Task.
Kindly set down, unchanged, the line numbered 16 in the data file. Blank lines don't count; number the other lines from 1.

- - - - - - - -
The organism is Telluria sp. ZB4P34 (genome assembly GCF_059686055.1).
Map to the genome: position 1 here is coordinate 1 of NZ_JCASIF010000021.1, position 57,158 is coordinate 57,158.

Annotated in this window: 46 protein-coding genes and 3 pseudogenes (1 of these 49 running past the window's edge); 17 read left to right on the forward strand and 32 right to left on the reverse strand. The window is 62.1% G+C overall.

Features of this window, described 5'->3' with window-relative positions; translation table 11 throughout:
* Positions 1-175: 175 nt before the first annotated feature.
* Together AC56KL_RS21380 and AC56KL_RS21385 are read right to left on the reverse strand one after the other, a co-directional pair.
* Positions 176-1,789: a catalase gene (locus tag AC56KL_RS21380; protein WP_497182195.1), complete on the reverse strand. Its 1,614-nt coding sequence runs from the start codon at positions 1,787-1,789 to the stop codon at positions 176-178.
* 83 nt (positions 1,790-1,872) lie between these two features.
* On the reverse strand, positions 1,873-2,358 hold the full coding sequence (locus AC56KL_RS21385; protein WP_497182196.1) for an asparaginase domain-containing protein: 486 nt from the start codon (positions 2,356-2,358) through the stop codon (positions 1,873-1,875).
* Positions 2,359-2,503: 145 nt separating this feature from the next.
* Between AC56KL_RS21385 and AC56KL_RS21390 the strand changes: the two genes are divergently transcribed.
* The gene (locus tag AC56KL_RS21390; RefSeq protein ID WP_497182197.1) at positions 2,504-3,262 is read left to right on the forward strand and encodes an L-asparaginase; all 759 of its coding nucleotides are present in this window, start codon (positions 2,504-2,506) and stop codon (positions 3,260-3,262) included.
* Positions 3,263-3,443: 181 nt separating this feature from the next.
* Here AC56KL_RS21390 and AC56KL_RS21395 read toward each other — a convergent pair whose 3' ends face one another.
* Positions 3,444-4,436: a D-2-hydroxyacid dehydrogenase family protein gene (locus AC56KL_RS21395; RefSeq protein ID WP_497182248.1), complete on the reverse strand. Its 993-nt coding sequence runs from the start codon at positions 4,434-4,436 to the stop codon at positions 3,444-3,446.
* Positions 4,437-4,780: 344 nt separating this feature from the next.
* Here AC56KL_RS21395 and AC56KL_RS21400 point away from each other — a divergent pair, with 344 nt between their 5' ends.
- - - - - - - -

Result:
* Positions 4,437-4,780: 344 nt separating this feature from the next.